Membertou says toxic waste hurt fishing, wants compensation

Cape Breton Post
Saturday, June 17, 2003

A native community is seeking compensation from the federal government for a loss of fishing due to contamination from canada's worst toxic waste site.

Membertou Chief Terry Paul said a letter was sent May informing Ottawa of its request for monetary reimbursement for the community, located about three kilometres (as the crow flies), from the Sydney tar ponds and coke ovens sites. "People have difficulty comprehending what we mean by aboriginal title. Before anyone, we were here on this land. In the area where it's damaged by the ponds, this is where we used to fish. This was our livelihood."

When studies were done around the Sydney harbour for planned sewer outfall work, arrowheads were found, he said. "They were at least 250 years old. If that doesn't prove our presence there, I don't how what would."

There was a native community located along Sydney harbour around the turn of the century. That community was forced to relocate to what is now known as Membertou, which has a population of just under 1,000.

Paul said discussions are expected to take place between the native community and government in the coming months. Talks will also centre around remediation options recently selected by residents of the Cape Breton Regional municipality via a workbook exercise. About 1,800 residents participated and the majority selected permanent removal and destruction as the way of remediating the 700,000 tonnes of toxic s1udge and 60 hectares of highly contaminated land. "It doesn't matter who decided what, we would like to have our experts in there to determine the best method. "The government is obligated to help us do this."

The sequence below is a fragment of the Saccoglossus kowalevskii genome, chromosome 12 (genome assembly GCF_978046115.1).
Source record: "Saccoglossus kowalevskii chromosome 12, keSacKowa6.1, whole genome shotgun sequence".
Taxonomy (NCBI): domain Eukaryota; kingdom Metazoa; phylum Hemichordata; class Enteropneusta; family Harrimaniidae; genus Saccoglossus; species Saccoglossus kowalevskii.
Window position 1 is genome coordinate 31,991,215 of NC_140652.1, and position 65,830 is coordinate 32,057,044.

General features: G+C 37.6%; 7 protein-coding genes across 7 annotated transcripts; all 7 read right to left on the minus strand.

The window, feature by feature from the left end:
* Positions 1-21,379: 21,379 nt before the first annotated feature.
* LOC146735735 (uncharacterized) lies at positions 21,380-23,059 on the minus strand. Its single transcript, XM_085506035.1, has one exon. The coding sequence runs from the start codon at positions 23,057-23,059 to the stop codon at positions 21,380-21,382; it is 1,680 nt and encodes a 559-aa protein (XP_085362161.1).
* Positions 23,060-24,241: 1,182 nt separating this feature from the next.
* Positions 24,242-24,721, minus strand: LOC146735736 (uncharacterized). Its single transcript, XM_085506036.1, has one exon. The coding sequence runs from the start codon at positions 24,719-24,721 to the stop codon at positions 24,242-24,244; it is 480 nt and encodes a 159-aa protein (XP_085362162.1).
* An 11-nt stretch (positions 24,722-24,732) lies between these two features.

Paul said he is aware non-native residents have participated in a process known as the Joint Action Group since 1997, and a Membertou resident was a member for a short time, but added the community would prefer an independent person to study the option. "I don't know if burning it is the best thing."

He said the community's aim is to "make sure we do it the best way possible. It's not to say that we don't agree with a lot of what has happened. All we're saying is that there is a legal obligation for the federal government to consult with us and to mitigate issues satisfactorily. That's all we're asking for."

Paul said Membertou residents are just being cautious. "We've been told there are no health problems but we've been told a lot of things. We can't help but be cynical about what government tells us. We need to find out and be satisfied ourselves through independent people."

He added that "we're helping the public too by doing this. We're in a position to do something and government has no choice because it has a legal obligation to deal with us."

The native community will also make sure governments do cleanup the mess. "We'll ensure this issue is on the top burner right off the bat. We want this cleaned up. It may take past our generation. But that's fine. We have to start it."

Paul said he can "envision ourselves and our kids at some point swimming in those waters." It might cost a lot of money, "but in the long run it's an investment in our children and their future and the future of all the species that are around us. They're in trouble, we need to do something to help it out.